Its name rolls off the tongue lyrically, but does the tomato called "Costoluto Genovese" taste as good as it sounds? When a cucumber commands a moniker like "Excelsior," does it vanquish the competition for a place in Minnesota gardens?
Since 1982, University of Minnesota Extension Master Gardener volunteers have answered questions like that in their annual seed trials. In 2020, in addition to tomatoes and mini-cucumbers, volunteers rated cauliflower, basil, red lettuce, portulaca (also called moss rose) and white larkspur.
All of the 2020 results have been added to the spreadsheet on the recommended plant varieties from the Master Gardener seed trial page. Gardeners also can view the results of all garden seed trials going back to the start in 1982.
"The fact that we got results back during a difficult year really speaks to the dedication of Extension Master Gardeners," said Tim Kenny, Statewide Program Director. Some Master Gardeners needed to get special permission to plant and tend community gardens where the plants were grown, he noted.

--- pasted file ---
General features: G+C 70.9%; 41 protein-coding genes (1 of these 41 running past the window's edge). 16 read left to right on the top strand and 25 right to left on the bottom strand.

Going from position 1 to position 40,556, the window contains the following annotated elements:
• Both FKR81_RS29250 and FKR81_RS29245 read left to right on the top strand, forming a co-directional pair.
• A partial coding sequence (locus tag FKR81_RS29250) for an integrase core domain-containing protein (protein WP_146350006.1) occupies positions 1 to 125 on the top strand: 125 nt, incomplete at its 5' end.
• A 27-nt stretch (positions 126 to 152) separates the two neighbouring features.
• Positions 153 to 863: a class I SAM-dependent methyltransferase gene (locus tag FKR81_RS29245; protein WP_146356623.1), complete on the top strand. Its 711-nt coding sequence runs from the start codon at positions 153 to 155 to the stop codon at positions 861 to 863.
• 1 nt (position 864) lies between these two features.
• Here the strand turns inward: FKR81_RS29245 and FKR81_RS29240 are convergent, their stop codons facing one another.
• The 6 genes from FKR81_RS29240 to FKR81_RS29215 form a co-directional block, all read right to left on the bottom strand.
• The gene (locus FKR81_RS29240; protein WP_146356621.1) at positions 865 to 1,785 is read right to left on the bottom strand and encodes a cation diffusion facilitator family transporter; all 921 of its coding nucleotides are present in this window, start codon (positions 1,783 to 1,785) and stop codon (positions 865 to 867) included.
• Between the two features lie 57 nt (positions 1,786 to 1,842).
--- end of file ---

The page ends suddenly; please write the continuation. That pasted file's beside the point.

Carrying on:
In 2020 a total of 127 Master Gardener volunteers from 46 counties tested 6 varieties of 5 different vegetables, 2 flowers, and 1 herb. Plants were rated based on several criteria including germination rates, productivity and, for edibles, quality of taste.
So how did "Costoluto Genovese" and "Excelsior" fare? Could have been better, could have been worse. The tomato with the lovely name finished third, while the cuke called "Excelsior" proved a bit aspirational with its fourth place finish.